Our gardens are under constant threat of invasion. The enemy? Several common British perennial weeds (not to mention the annuals we’ll see in a later article). As these are perennial, they have the nasty habit of hanging around whatever happens. It also renders their removal more difficult.
How to deal with these common British perennial weeds
Organically, the only real eradication method is digging out as much of these plants as possible. They often root deeply or spread widely, so this is no mean feat. If they’re rhizomatous – a rhizome being an underground spreading stem – it’s important to dig out as much of these rhizomes as you can. If they have deep tap roots, they can regenerate from its top part, so we must take out as long a segment of this as able.
Regular hoeing or cutting back of regrowth will significantly weaken the plants over time, but cannot guarantee complete removal. Similarly, you can weaken them by covering the flower bed with thick black polythene. Your prized plants must be carefully removed first however, ensuring no weed roots coming out with them. You’ll also have to leave the polythene in place for much of a year at least, to ensure effectiveness.
If you’re gardening in an eco-friendly way, persistence and patience are key.
If you’re happy to use chemical controls, then this RHS list shows you the range available. Each RHS profile for these perennial weeds will tell you how to chemically eradicate them in more detail. Links can be followed by simply clicking on the weed’s common name.
Other common names: Blackberry
Insight: Stems can grow up to 2m in length and root when the tip touches the ground.
Latin name: Elymus repens
Other common names: Scutch grass, twitch grass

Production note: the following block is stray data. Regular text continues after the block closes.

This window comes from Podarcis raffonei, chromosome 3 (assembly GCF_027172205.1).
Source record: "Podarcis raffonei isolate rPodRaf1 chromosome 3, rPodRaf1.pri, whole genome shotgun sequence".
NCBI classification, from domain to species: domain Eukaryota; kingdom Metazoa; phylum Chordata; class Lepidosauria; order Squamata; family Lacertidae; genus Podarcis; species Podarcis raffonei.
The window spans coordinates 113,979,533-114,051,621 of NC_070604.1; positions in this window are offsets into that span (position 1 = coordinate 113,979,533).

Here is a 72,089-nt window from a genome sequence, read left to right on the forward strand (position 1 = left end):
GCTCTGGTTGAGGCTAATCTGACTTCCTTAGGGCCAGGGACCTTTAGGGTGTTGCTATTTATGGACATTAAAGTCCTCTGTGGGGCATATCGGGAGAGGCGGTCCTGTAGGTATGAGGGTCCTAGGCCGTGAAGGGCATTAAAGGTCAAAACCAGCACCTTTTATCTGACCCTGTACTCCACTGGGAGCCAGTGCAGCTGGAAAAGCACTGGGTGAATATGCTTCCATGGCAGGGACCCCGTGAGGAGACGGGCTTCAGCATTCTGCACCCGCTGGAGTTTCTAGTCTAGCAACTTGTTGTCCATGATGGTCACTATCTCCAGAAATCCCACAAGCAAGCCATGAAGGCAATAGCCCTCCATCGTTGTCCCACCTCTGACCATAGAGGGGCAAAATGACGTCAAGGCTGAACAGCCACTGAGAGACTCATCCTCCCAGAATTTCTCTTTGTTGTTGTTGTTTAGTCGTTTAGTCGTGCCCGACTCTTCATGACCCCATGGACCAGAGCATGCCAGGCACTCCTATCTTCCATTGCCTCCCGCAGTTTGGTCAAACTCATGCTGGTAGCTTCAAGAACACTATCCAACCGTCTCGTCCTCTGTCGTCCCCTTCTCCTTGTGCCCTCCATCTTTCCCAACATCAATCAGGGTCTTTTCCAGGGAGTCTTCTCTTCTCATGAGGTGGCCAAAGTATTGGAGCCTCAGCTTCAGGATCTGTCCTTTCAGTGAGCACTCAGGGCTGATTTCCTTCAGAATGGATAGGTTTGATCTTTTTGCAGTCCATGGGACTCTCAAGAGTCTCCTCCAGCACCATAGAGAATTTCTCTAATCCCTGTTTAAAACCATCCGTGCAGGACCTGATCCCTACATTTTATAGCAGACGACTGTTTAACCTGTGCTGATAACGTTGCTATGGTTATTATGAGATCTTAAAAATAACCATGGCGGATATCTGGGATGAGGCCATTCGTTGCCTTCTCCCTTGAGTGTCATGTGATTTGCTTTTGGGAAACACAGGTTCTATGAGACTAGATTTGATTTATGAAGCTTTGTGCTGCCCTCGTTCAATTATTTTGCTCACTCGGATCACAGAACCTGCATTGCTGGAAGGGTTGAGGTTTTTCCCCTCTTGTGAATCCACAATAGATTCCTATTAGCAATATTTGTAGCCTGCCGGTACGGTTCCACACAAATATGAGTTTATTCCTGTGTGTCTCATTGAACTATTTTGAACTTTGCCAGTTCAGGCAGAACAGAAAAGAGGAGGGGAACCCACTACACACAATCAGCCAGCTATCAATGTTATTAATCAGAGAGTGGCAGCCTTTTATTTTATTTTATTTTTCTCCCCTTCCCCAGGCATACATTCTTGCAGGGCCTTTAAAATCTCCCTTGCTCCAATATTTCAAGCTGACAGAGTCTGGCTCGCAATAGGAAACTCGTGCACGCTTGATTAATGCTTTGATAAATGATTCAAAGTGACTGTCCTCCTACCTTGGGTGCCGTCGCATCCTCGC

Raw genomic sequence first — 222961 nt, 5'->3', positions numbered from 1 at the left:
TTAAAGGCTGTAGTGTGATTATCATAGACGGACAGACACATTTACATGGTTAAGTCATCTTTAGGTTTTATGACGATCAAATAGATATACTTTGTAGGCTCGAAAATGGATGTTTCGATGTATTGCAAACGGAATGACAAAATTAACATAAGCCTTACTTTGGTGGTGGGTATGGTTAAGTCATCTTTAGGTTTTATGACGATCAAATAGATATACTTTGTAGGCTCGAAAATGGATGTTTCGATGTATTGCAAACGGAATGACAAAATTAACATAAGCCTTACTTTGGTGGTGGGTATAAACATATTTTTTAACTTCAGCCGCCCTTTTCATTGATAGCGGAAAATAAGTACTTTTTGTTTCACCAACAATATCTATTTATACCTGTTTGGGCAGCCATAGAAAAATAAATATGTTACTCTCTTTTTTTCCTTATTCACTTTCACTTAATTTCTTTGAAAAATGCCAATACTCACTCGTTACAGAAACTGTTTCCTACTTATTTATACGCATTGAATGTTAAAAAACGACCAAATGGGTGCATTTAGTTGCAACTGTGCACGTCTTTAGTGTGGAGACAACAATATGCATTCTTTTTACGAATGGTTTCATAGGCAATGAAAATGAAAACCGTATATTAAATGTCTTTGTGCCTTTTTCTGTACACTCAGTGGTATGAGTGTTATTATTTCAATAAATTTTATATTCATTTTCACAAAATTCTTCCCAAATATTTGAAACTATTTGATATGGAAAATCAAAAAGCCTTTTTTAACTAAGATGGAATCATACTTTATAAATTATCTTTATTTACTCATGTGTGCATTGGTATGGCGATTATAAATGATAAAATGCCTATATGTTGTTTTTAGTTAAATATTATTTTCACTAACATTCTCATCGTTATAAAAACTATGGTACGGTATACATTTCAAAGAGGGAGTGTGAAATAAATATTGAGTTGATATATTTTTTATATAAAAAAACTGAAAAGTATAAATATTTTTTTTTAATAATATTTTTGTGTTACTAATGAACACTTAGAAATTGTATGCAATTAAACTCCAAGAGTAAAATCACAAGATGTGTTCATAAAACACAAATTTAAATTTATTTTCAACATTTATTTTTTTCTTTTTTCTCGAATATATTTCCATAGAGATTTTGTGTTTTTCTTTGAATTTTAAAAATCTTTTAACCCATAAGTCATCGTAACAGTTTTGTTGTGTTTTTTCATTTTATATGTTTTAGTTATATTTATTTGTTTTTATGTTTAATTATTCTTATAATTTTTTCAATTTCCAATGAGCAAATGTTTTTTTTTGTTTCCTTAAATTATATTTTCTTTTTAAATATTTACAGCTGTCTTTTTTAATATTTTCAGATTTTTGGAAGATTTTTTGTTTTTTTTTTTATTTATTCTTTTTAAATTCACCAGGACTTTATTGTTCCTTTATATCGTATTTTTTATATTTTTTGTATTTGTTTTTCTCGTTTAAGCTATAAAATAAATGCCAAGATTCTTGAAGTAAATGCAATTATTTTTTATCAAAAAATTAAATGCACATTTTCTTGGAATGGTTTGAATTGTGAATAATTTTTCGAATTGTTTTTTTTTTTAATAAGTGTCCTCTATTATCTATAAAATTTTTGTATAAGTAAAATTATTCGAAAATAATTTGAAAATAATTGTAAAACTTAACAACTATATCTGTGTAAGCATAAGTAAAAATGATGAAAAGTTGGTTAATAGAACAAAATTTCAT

Insight: Spreading rhizomes which can tangle around the roots of other plants, making removal trickier.
Latin name: Ranunculus repens
Insight: Runners develop from each leaf node, each forming a strong root network when touching the ground. Seeds and severed nodes also aid its spread.
Latin name: Cirsium arvense
Insight: It has a deep tap root as well as many seeds carried on the wind. Its roots also spread out and are brittle, meaning any snapped off during extraction can re-shoot easily.
Latin name: Taraxacum officinale
Insight: We’re all familiar with its fluffy seed heads that fly around between March and October. It also possesses a deep tap root from which it can regenerate.
Latin name: either Rumex obtusifolius or R. crispus
Insight: It has a branching, thick tap root delving up to 90cm deep. Its seeds can survive in the soil for up to 50 years. Digging out at least the top 12-15cm of the tap root should however prevent the individual weed’s regrowth.
Latin name: Aegopodium podagraria
Other common names: Gout weed, bishop weed, jump-about
Insight: Another troublemaker that creeps via its rhizomes, needing careful digging out
Latin name: Calystegia sepium
Other common names: Bellbind
Insight: Its white trumpet-like flowers are pretty, but this is a major pest. Its rhizomes can spread up to 2m a year and the smallest segment of rhizome will regrow.
Latin name: Equisetum arvense
Other common names: Mare’s tail
Insight: Easily recognisable as it resembles miniature pine forests. It’s the opposite of hedge bindweed, sending its roots up to 2m down into the earth. Its rhizomes spread quickly and up spring dense clumps of foliage.
Latin name: Hedera helix
Insight: This is invaluable to wildlife and has some uses, but it can smother both horizontal and vertical surfaces if uncontrolled. It’s self-clinging, and when creeping over the ground, it can root at frequent intervals.
Latin name: Urtica dioica
Insight: We all know these varmints from their sting. The roots creep under the surface and can send up shoots reaching a maximum of 1.2m in height.
Latin name: Chamaenerion angustifolium
Other common names: Fireweed
Insight: This plant has attractive pink spires up to 1.5m tall; a white cultivar is available for the larger garden. As a weed, however, its fluffy seeds can fly around on the breeze. Again, its rhizomes spread too, although fortunately it roots shallowly.
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